4 Life Lessons from Entrepreneur Diana Anzaldua
If you’re interested in being an entrepreneur, you’ll want to pay attention to Diana Anzaldua and her work in social entrepreneurship . Whether it’s founding the Austin Trauma Therapy Center, her important work with the Latina Entrepreneurship Academy or her most recent adventure AYUDA—a social media solution connecting Latinos in Austin for errands to help promote social distancing in the age of COVID—Diana’s work as a social entrepreneur has made a huge positive impact on her community.
Most recently, Diana joined the Latina Entrepreneur Academy weekend event to share her insights about creating a business, financial literacy, and personal growth through entrepreneurship.
But did you know that Diana was an employee of Southwest Key Programs back when we only had a few dozen employees? Even after she left Southwest Key to pursue her passions, she was able to watch the organization grow alongside her.
Thanks to the LEA event, we were able to sit down with Diana to talk about a few life lessons she learned while working at Southwest Key and in the time since she left.
1. Follow Your Passion
Diana faced a lot of challenges as a teenage mother. Understanding motherhood from a new perspective at a young age made her think about the impact that she wanted to have on her family.
“I think my children motivated me to want to be a good parent for them, to give them a better life and better opportunity than I had. I grew up poor, enough that we didn’t eat sometimes, and I wanted a better life for them.”
That motivation would empower her for years to come, helping her discover the value of financial literacy and entrepreneurship that she would later teach to members of her community.
After dropping out of high school and moving to a new home for her young family, Diana finally had the chance to search for work she really cared about. She saw the flaws in the justice system firsthand through her siblings, who struggled with the school-to-prison pipeline that has haunted marginalized Americans for years. And as a trauma survivor herself, she wanted to find work that was impactful for others like her.
Ultimately, that led her to Southwest Key. At the time, the organization’s sole focus was Youth Justice programs with just 40 employees, which helped ignite a new passion for Diana. “Being involved so early on in Southwest Key’s mission was very impactful for me,” she said.
2. Surround Yourself with Passionate People
Diana cites her work at Southwest Key as one of the reasons she decided to pursue education again. “Southwest Key saved me. It put me in an environment where people motivated me and encouraged me. In my family, education wasn’t considered important. That [encouragement] was really helpful for me.”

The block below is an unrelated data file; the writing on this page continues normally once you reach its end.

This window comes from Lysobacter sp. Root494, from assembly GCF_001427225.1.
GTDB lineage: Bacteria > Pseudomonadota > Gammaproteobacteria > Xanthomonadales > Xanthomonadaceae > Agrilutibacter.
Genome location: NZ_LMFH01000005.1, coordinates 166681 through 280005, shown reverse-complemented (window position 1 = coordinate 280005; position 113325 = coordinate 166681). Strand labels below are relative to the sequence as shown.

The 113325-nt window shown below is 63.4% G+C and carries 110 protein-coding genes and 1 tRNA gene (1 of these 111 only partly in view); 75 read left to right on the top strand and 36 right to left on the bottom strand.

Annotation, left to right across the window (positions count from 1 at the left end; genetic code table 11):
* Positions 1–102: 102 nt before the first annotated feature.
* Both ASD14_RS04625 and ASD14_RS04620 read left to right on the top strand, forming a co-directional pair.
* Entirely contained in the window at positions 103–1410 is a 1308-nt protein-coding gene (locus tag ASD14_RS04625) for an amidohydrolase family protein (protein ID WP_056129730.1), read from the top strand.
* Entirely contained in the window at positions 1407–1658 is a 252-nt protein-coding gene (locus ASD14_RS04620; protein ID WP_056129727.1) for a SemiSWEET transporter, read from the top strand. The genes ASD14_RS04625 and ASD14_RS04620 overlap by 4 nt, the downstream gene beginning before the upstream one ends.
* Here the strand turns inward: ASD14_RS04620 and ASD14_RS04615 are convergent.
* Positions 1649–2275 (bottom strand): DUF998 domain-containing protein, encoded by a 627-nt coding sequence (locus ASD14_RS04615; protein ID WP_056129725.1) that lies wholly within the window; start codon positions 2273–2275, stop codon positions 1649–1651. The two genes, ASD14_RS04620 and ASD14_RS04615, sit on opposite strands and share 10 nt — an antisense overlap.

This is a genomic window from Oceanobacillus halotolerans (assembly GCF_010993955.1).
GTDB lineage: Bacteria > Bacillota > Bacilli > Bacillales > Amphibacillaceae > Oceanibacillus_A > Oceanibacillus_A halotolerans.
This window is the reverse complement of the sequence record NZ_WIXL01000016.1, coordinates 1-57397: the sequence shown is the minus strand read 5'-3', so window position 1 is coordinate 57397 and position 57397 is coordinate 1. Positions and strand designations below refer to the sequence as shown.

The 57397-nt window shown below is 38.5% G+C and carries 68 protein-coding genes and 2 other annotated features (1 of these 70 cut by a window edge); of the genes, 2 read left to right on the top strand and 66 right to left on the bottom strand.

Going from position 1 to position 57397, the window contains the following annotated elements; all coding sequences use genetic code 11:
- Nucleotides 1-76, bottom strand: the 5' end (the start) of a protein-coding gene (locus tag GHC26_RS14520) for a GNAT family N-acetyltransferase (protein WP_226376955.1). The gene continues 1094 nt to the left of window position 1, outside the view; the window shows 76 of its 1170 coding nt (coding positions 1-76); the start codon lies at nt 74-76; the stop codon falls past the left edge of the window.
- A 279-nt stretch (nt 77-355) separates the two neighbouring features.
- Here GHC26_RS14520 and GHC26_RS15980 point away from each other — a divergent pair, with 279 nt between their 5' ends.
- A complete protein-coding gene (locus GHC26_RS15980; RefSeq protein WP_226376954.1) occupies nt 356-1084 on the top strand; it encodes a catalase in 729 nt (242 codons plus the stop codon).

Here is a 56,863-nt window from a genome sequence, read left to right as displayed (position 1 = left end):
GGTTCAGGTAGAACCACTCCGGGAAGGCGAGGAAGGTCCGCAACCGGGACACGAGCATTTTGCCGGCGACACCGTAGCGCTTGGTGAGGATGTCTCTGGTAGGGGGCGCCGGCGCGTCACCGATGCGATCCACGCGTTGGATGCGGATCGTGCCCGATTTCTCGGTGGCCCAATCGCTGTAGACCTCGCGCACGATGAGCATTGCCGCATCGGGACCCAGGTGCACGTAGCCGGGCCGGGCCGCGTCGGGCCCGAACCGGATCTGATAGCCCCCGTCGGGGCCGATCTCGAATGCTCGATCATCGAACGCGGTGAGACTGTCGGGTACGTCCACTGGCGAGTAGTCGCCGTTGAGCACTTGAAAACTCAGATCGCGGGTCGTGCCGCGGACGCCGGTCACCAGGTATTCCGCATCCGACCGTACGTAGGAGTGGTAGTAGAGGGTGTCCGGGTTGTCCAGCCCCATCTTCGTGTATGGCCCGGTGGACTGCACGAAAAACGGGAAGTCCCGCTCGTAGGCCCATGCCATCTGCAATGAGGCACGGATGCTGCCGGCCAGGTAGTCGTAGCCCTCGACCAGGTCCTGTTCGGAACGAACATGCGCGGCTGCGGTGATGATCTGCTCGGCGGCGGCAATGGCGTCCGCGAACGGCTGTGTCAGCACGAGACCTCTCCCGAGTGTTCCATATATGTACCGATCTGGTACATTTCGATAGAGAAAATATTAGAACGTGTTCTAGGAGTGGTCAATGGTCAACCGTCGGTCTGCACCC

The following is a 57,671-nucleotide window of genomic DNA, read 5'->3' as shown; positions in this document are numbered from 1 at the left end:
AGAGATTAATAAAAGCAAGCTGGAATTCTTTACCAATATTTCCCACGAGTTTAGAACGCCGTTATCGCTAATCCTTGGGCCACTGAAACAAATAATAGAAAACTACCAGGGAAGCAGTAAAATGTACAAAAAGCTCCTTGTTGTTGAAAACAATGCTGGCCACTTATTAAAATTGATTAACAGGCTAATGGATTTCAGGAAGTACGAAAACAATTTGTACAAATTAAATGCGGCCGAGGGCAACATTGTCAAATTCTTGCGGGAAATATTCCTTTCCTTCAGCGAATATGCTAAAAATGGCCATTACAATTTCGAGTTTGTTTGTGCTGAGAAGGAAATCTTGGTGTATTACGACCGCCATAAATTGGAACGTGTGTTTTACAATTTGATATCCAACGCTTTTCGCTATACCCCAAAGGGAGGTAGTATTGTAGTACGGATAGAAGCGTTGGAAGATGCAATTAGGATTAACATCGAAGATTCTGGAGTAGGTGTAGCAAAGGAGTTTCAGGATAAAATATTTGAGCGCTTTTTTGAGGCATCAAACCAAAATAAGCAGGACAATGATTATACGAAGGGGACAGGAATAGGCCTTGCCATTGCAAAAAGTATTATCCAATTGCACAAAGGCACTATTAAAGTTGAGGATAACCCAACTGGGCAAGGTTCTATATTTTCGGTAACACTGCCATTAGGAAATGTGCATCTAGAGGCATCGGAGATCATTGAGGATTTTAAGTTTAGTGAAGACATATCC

While she didn’t find the work itself all that compelling. “Back then, I just filed papers,” she said. But the company she kept while filing those papers helped her find a new perspective on the value of education. She decided in her early twenties that it was the right time to finish her GED by working day shifts and going to school at night. “Southwest Key employs so many great people and being surrounded by them made me feel driven.”
3. There’s No Substitute for Hard Work
Diana spent 13 years working for Southwest Key, first finishing her GED, then quickly earning an Associate’s in Psychology from Austin Community College, then a Bachelor’s from St. Edward’s University, then completed a graduate program at University of Texas for social work. Since then, she’s founded Austin Trauma Therapy Center to work with adults and children who come from similar backgrounds. But it hasn’t been smooth sailing after completing her education.
“I’ve been trying to de-stigmatize therapy and break down barriers in our community. There are still people who don’t trust therapy. In the past, social workers and therapists were seen as aligned with the state.``
“They would be blamed for separating families or causing problems, instead of facilitating healing,” she said. “Some even still believe that mental health as a topic is taboo and simply shouldn’t be talked about.”
But it’s work worth pushing for, according to Diana. “I think about my clients of color who have similar experiences that take them down a dark path. It can be really hard for some people. I’m hopeful for change, though, especially with recent movements like Black Lives Matter.”
4. Start Conversations That Matter to You
From an early age, Diana has been very focused on financial literacy and entrepreneurship. “I’ve been an entrepreneur most of my life, looking for ways to support myself and save money,” she said. Even her father called her money conscious when she was a child. “Financial security is very important, I wish it wasn’t, but it is your access, your privilege here in this country.”
And she wants to de-stigmatize more than just therapy, but the frank discussion of money and income as well. “I always try to save money where I can, find ways to bring in more revenue…That’s what excites me about the Latina Entrepreneurship Academy. I’m hoping to inspire people, young women especially, to make money. It’s important and unfortunate. We want to get people out of poverty and into a better quality of life.”
Entrepreneurship is about so much more than starting a business. It’s about deciding the impact that you want to have on the world and pursuing that path with conviction and determination. Thanks to Diana’s example, we know there’s no substitute for hard work, but we can all build each other up to create the change we want to see in the world.
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